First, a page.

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Festival International de Jazz de Montreal 2017

John Kelman By

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Inspirations, awards and dedications aside, the quintet was wrapping up a short, very intense week-long Canadian festival tour and so were playing at a level that made every tune from Infinitude both tighter and looser than their corresponding recorded versions. Still, the gentle atmosphere that defines so much of the recording was mean feat in a venue with clinking glasses and the other ambient noise endemic to a club environment. Still, not unlike Bill Frisell and Thomas Morgan's Small Town (ECM, 2017)—also recorded live, in New York's heralded Village Vanguard— during the Jensen sisters' set, the old saying "you could hear a pin drop" was equally true, as the audience was enthusiastic, appreciative...and attentive.

This was music that, whether in its calming quietude or more fiery moments, completely commanded attention, from the potent draw of its compositions—beyond "Old Time'" and Ingrid's arrangement of "This Land" and her own "Hopes Trail," featuring four by Christine: along with "Garden Hour," the double-punch of the album-opening "Blue Yonder" and "Swirlaround"; and "Octofolk," whose ostinato of three ascending, two-note phrases provided another context for Wikan to solo with tremendous control over dynamics before the lightly swinging main body of the piece, combined with a knottier, metrically challenging theme, led to another brief solo from Hollins.

Monder's sole compositional contribution, "Echolalia"—first heard on his 2005 Sunnyside album Oceana, but arranged for the completed different setting of Infinitude's horn-driven quintet—began with the guitarist's inimitable and unrelenting ability to build dense layers through complex voicings, finger-picked at seemingly impossible high speed, slowly emerging as he brought it in through his use of a volume pedal. But as the horns entered to deliver a theme sung, on the original, by Monder's longtime collaborator Theo Bleckmann, it soon opened up to a demonstration of the fullest possible breadth, in one solo, of Monder's ever-evolving approach.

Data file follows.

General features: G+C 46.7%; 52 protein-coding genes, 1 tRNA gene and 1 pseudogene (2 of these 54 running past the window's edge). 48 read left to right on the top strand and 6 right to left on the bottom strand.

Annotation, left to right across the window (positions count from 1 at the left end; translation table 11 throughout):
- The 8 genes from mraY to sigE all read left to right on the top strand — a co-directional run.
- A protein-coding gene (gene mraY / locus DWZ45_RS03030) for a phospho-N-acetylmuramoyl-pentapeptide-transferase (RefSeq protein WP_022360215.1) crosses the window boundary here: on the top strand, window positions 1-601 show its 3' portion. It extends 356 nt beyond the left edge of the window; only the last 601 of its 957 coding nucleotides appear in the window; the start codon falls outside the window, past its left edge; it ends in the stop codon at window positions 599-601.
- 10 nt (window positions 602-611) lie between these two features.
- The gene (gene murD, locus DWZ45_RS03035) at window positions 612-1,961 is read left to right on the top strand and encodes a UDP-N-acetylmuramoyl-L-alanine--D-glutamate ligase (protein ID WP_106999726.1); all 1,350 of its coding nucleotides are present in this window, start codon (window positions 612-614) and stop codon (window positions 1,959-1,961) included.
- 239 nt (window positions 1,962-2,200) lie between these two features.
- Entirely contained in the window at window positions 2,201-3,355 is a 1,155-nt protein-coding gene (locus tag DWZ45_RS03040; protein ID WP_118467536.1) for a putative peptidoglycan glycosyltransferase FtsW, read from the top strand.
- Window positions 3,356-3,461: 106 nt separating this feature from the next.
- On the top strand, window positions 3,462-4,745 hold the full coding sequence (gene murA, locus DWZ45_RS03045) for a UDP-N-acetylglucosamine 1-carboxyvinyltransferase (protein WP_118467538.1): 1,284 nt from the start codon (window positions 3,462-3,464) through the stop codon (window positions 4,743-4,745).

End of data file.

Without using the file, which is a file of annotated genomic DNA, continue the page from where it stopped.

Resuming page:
A true musical/guitaristic polymath, Monder may have first emerged in the shadow of Frisell, but he's long transcended such comparisons. Whether using a dark tone with delay creating greater breadth, or a densely textured overdrive as he used on his "Echolalia" solo, his ability to execute broad intervallic leaps, rapid fire phrases, complex chordal passages and sweeping phrases built horizontally across his neck but then moving effortlessly up and down the fretboard, he demonstrated, once again, that he's a virtuoso with few peers, and a player who manages to deliver a wide range of dynamics without ever falling prey to the trappings into which so many guitarists fall: excessive volume and superfluous signature phrases. Instead, Monder managed to create an array of colors, harmonies and melodies that never overpowered his bandmates.

A quality also true of Wikan, who managed to ebb and flow along with the dynamic demands of the music while still astutely balanced with the rest of the group—and while it's sometimes the consequence of a good sound engineer at the front-of-house board, sitting so close to the stage as to hear what was coming from the stage rather than the PA system, this quintet's onstage volume felt completely comfortable...and intrinsically well-balanced.

As for the Jensens? Whether on alto or soprano, Christine continues to build a personal style that mirrors her distinctive compositional voice. Ingrid employed electronics far more than during her 2013 FIJM show with Christine, but never to excess and always with impeccable taste. Whether it was looping what looked like a red plastic pan pipe at the start of the set-opening "Blue Yonder," using a wah wah pedal to create darker textures than even her broad ability on trumpet could achieve, or bringing out a variety of mutes, she was as much a colorist as a "conventional" burnished-toned trumpeter.

But it was when the sisters played together—playing scripted lines that seamlessly flowed from unison to broader harmonies that orbited in out and around each other, or freely improvising in tandem—that the real magic happened. And while the set, with no time for an encore, was far too short, there was so much magic between the Jensens—and with their honed and clearly connected group—that it was more than plenty good enough.

June 30: Charles Lloyd Quartet, Le Festival à la Maison symphonique




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